Organisms are comprised of hundreds of different types of cells, each with a specific attribute and function. This diversity of cell identities and roles is determined by a particular 'gene expression signature'. This gene signature defines each cell type but it is not fixed and evolves as cells change in physiological conditions and in disease.
Gene expression is regulated at multiple levels, including by some proteins (known as “transcription factors”) that bind to the regulatory regions in the DNA to switch on/off gene expression. Understanding how genes are regulated is critical for designing tools to maintain health and to prevent and cure diseases.
Cells and tissues change their identity (phenotype) and function to adapt to environmental changes. This process, known as “cellular plasticity”, occurs under physiological conditions as a response to stress and injury (e.g., inflammation, tissue regeneration by normal stem cells) but also allows cells to adopt a pathological identity and function (e.g., tumor initiation by cancerous stem cells).
The group studies gene regulation of cell plasticity during normal cell differentiation (the process through which cells, tissues and organs change to carry out specific functions) and in disease. Ongoing projects in the group study gene regulation of cell plasticity in stem cells, inflammation, cancer, and cell differentiation and tissue regeneration. Cellular plasticity is orchestrated by transcription factors and epigenetic modifications and we focuses on the ZEB1 and ZEB2 cell plasticity factors that play key roles in all of these physiological and pathological processes.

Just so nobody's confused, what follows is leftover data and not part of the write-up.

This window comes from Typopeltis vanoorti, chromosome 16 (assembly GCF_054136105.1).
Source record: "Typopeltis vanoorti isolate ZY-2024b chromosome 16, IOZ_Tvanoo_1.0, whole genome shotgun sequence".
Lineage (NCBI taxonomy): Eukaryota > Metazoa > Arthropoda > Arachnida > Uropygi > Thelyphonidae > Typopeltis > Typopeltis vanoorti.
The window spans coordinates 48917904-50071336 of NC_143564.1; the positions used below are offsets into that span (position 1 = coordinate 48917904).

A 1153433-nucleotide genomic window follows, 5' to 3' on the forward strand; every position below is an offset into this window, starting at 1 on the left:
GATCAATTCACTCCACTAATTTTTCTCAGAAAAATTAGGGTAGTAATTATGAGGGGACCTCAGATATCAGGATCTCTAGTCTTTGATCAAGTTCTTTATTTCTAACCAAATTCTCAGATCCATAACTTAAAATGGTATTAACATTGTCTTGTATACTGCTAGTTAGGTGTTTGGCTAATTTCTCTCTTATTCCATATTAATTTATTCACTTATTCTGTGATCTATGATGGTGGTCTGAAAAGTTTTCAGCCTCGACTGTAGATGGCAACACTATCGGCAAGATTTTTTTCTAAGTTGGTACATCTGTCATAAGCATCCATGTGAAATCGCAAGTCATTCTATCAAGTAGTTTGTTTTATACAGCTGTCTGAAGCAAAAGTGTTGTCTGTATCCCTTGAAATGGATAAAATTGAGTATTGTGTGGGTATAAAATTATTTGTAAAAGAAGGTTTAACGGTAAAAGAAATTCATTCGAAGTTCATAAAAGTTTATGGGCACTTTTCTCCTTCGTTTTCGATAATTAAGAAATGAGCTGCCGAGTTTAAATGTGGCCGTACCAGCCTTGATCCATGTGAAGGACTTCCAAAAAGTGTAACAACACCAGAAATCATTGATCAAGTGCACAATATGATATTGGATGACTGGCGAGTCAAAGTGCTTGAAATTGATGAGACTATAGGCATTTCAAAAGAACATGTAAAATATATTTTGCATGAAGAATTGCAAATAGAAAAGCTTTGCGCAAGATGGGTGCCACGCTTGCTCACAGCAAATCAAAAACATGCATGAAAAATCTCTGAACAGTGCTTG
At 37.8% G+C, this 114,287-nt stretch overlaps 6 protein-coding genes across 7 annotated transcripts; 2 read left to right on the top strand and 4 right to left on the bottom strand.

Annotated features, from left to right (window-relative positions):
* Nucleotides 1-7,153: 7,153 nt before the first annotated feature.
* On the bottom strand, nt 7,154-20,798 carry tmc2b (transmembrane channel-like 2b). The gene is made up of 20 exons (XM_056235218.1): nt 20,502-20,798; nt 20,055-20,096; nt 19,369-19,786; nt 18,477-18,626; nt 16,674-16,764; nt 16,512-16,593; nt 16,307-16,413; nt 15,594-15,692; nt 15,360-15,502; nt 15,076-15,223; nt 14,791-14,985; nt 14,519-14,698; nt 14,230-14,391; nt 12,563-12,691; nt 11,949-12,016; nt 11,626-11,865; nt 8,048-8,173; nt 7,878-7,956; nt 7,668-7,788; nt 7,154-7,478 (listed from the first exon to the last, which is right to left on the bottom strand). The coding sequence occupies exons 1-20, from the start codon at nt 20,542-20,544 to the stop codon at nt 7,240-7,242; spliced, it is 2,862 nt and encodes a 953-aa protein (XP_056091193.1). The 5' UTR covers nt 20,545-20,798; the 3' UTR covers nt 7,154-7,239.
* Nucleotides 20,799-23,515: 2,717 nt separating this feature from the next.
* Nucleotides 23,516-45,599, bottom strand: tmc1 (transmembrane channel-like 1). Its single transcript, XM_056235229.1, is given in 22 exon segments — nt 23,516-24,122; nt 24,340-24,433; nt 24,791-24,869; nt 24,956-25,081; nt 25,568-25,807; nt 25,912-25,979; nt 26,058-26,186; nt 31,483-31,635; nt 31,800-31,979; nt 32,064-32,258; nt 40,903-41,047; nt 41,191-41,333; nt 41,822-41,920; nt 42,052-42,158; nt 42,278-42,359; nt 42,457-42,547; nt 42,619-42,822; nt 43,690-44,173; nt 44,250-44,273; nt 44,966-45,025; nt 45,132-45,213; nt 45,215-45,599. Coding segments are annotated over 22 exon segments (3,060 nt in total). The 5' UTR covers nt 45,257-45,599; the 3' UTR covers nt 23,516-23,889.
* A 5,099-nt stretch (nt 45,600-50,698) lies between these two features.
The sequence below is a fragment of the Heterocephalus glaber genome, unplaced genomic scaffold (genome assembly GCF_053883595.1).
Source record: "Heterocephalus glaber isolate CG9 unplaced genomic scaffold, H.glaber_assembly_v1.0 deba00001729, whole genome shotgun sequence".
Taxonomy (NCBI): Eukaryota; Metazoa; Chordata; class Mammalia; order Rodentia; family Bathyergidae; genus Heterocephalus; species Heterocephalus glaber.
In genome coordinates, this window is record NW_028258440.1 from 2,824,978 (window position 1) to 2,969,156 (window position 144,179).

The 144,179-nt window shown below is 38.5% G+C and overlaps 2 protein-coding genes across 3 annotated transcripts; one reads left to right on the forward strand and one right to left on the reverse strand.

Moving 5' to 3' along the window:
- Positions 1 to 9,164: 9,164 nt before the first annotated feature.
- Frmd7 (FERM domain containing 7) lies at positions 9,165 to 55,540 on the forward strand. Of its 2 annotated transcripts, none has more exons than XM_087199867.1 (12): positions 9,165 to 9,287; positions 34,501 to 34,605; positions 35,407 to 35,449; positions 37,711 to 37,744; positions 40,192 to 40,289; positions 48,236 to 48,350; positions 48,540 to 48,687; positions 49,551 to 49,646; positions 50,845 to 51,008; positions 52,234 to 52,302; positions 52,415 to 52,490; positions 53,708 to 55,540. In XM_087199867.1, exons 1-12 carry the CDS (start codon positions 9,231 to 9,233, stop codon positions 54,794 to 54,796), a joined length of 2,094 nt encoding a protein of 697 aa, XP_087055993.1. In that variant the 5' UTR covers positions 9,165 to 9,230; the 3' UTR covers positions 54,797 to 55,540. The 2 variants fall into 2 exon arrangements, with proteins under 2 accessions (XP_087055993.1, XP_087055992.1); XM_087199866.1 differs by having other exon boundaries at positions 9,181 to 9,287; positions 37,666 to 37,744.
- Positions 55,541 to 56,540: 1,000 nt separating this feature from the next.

Our research uses multiple technical approaches ranging from unique conditional transgenic mice, ex vivo cultures and manipulation of stem cells to high-throughput techniques (OMICs: RNAseq, single cell-RNAseq, etc) and differentiation of human embryonic stem cells.
By understanding the mechanisms that regulate gene expression and how gene expression is regulated under physiological conditions and altered in disease, our group aims to: a) define markers that trace the initiation and progression of diseases and b) inform the design of new and personalized therapies that restore normal gene expression and function.